Do support local businesses and communities
Don’t feed the fish and sharks
Don’t drag fins over coral when swimming
Don’t touch or step on coral
Don’t take fruit or flowers from gardens
Do learn about the culture and people
Don’t touch or chase wildlife
Don’t smoke in restricted areas
This Pacific archipelago of about 200 natural limestone and volcanic islands, covered in lush forests and surrounded by an aquamarine lagoon. However, large-scale mass tourism is threatening to destroy its fragile environment, rich in biodiversity. Tourism can provide wealth, but when large numbers of visitors go to a destination, it can have positive and negative impacts.
Education will play an important part in supporting the pledge as locals commit to protecting and celebrating the uniqueness of their sacred home.
The country has become the first country to ban many kinds of sunscreen, in a move to protect its coral reefs from chemicals
History of Palau
Palau islands were made part of the Spanish East Indies in 1885. Following Spain’s defeat in the Spanish–American War in 1898, the islands were sold to Imperial Germany in 1899 under the terms of the German–Spanish Treaty. In 1947, the United Nations decided the United States would administer Palau as part of the Trust Territory of the Pacific Islands. Palau voted in 1994 to freely associate with the United States while retaining independence under the Compact of Free Association.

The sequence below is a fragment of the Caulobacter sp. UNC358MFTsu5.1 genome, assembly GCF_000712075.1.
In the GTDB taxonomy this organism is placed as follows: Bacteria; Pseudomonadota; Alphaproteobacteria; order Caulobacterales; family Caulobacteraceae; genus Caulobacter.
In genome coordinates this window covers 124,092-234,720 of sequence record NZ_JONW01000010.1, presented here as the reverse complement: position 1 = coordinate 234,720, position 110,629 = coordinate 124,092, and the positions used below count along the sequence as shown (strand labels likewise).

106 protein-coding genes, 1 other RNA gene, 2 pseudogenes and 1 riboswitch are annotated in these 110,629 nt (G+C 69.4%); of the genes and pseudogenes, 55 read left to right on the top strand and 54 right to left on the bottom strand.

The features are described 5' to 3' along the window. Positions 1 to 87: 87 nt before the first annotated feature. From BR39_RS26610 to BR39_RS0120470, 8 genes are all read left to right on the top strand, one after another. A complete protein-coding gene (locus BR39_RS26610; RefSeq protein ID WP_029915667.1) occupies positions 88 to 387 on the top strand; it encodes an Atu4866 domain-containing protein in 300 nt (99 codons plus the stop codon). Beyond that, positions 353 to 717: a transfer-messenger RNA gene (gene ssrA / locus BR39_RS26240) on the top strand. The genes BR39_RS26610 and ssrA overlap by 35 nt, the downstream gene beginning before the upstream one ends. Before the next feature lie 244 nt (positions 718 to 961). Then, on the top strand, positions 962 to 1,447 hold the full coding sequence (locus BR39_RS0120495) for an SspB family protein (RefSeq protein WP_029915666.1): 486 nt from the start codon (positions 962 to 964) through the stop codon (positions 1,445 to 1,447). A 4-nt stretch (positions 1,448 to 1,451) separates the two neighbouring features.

Like other Pacific Island countries, Palau is particularly vulnerable to the impacts of climate change, including severe weather events and rising sea levels.
Pacific Island nations are facing threats and challenges to their seas and lands, cultural heritage, and livelihoods from development, climate change, and increased global demand for resources.
The cities are well developed and clean.
Almost all internet and telecommunications are provided by the Palau National Communications Corporation (PNCC). An international SIM card can be assigned a local number upon arrival. Free Wi-Fi can be found in many hotels, restaurants, and coffee bars, but this is relatively slow and unreliable.
Dense tropical broadleaf forests cover most of the volcanic and all of the limestone islands, with the exception of Babeldaob
The upland forests of Palau are the most species diverse in Micronesia and contain several endemic species. There are six native palm species, generally found in the understory or middle canopy layers of the forest.
Because of agroforestry, little remains of the native atoll forests, except on uninhabited atolls. Atoll forests are found toward the interior of the larger, wetter uninhabited atolls and along coasts of the high islands.
Limestone forest is found on the coral islands of Peleliu, Angaur, and the Rock Islands.
Originally, Palau was probably almost completely forested; today, forest cover is only about 75 percent.
Want to learn more about sustainable travel? Check our other posts about sustainable travel.
Love the content. My husband and I run a diving center in Cyprus. We want to offer something more than diving to our existing customers. Anyone have any ideas? It can’t be coffee.